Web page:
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A Holdout, Dunkin' Will Now Sell Single-Serve Coffee in Supermarkets


Dunkin'-branded K-cups will now be sold in grocery stores and online.

Dunkin’ Brands reversed itself today and announced it will sell Dunkin’ K-cups, the plastic pods used for single-serve coffee, in grocery stores and online. The franchisor had limited such sales, begun in 2011, to its restaurants for fear of cannibalizing store sales.

Nigel Travis, CEO, said 15 months of research, including an independent study commissioned by franchisees, made a convincing case for the change.

K-cup sales “grew tremendously over the period ’12, ’13, ‘14. We realized more and more people were buying more of their K-cups in grocery stores, and other brands were there” but Dunkin’ was not, Travis said.

“We also realized by our studies, they may be learning the taste profiles of other brands. That didn’t make sense,” he added

And finally, Dunkin’ is an East Coast brand, with only 280 stores west of the Mississippi, “so this was an opportunity to allow people to try Dunkin’ coffee. And if they had the chance to taste our coffee, they might come back to the store.”

Dunkin’ has inked a profit-sharing agreement with franchisees, in which net profits will be shared 50-50 between the franchisor and the operators. “We’re in this all together. We’re acting totally as one,” he says.

He’s sharing modest projections with franchisees so far, forecasting $2,500 to $3,000 added profit per store per year, for each of the first five years of the 20-year program. There’s still much uncertainty around the numbers, he adds, because it’s a new venture and online sales, in particular, are hard to predict.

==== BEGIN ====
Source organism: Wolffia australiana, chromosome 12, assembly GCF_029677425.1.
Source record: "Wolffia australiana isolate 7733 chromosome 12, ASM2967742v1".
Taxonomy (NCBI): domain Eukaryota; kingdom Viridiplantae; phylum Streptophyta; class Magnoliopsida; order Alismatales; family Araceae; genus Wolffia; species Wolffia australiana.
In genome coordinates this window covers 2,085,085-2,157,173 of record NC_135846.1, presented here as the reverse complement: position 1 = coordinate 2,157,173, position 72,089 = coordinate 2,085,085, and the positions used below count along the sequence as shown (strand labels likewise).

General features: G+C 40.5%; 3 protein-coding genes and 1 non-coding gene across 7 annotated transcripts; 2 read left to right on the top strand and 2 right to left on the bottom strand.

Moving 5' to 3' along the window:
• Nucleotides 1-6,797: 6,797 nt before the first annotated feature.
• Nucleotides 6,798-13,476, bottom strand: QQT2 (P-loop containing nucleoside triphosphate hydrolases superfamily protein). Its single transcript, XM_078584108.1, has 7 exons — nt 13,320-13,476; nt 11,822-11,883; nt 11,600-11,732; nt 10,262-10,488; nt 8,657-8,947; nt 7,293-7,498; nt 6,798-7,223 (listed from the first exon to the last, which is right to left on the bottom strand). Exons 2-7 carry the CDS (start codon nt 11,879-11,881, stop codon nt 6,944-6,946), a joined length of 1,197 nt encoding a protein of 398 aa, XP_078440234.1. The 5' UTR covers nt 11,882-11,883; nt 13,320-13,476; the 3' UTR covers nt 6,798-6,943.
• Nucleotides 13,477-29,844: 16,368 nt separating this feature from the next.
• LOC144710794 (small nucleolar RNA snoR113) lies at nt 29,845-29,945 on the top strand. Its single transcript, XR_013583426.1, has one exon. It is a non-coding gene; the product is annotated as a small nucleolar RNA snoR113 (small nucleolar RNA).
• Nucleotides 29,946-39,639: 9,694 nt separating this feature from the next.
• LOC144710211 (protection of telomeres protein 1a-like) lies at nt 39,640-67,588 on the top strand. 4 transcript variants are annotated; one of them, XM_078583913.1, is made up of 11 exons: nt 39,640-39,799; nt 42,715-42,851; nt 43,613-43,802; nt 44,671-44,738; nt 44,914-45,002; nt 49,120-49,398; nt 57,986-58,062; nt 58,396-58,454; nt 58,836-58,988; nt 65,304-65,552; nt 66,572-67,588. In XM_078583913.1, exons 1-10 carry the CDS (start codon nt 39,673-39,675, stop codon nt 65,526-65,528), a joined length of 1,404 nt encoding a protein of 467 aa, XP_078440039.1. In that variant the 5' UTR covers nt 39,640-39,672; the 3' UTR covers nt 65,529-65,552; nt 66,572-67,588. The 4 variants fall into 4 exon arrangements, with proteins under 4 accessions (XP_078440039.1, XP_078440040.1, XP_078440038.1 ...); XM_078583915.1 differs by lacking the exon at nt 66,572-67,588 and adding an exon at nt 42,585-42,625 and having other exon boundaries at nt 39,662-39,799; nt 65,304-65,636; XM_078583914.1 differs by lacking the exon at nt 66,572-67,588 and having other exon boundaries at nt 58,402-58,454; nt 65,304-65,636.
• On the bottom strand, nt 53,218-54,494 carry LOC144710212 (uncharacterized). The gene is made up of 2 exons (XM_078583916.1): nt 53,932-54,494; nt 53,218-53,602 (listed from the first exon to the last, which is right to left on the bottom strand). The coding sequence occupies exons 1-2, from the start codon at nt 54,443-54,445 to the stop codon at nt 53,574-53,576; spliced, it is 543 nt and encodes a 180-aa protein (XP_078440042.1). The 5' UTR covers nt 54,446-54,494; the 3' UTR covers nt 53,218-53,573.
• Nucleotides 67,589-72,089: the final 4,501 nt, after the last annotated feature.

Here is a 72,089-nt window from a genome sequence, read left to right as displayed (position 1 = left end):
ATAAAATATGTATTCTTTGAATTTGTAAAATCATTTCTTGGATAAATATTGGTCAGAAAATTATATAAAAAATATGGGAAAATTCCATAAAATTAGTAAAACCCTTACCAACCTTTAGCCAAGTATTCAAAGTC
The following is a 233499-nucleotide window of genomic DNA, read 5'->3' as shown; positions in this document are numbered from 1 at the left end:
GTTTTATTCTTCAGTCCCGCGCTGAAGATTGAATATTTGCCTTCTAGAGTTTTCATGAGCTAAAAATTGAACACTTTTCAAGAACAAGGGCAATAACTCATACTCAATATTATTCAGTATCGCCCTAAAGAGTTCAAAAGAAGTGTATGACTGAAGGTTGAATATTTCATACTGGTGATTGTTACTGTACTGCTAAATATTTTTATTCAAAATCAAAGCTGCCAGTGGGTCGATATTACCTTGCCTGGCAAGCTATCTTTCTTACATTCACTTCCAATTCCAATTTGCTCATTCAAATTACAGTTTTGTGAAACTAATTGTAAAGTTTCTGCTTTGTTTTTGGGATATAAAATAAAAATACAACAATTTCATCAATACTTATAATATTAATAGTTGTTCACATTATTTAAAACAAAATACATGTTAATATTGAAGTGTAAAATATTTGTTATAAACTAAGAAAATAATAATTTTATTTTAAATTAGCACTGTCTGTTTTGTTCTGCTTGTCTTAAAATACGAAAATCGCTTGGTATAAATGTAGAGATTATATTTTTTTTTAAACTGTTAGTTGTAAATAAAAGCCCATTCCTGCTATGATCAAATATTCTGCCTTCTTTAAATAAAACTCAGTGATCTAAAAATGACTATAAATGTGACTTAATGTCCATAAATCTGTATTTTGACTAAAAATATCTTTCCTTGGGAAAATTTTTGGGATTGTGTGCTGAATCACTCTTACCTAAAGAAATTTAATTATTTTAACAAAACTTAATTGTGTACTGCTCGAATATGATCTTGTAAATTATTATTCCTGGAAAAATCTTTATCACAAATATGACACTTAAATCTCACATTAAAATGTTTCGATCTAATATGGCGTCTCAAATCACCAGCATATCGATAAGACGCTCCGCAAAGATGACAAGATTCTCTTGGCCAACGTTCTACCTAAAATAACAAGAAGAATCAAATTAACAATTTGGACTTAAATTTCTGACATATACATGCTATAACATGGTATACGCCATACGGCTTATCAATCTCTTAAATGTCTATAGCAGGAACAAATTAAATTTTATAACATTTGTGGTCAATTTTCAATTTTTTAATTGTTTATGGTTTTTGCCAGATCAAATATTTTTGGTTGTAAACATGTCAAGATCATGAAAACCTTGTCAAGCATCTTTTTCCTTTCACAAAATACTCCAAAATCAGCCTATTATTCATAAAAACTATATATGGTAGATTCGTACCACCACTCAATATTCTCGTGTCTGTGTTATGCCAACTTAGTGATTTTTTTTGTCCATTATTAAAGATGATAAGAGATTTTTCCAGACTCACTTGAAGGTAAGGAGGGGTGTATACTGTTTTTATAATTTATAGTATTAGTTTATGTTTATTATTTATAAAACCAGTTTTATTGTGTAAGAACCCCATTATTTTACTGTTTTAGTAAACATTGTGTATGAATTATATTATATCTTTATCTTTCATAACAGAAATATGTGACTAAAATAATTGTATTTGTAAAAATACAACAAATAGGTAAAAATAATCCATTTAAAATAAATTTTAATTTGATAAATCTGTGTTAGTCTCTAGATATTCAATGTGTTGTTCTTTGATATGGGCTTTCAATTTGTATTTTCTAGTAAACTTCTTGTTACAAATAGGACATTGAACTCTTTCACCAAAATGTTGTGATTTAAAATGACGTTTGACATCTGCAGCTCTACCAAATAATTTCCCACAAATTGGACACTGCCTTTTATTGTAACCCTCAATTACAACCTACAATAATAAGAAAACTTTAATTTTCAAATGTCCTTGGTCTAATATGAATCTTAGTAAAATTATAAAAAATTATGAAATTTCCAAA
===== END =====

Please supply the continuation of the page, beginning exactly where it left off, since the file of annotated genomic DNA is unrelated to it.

Travis reported poor results for its K-cup sales in the fourth quarter, when they were limited to in-store only, down by more than 10 percent, while at the same time K-cup sales by Keurig Green Mountain, the original maker of K-cups that put the ‘k’ into the name, rose 13 percent in 2014. 

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The latest news, opinions and commentary on what's happening in the franchise arena that could affect your business.

Laura MichaelsLaura Michaels is editor of Franchise Times. She can be reached at 612.767.3210, or send story ideas to lmichaels@franchisetimes.com.
Beth EwenBeth Ewen is senior editor of Franchise Times. She can be reached at 612.767.3212, or send story ideas to bewen@franchisetimes.com.
Nicholas UptonNicholas Upton is restaurants editor at Franchise Times. He can be reached at 612.767.3226, or send story ideas to nupton@franchisetimes.com.
Mary Jo LarsonMary Jo Larson is the publisher of Franchise Times Magazine and the Restaurant Finance Monitor.  You can find her on Twitter at




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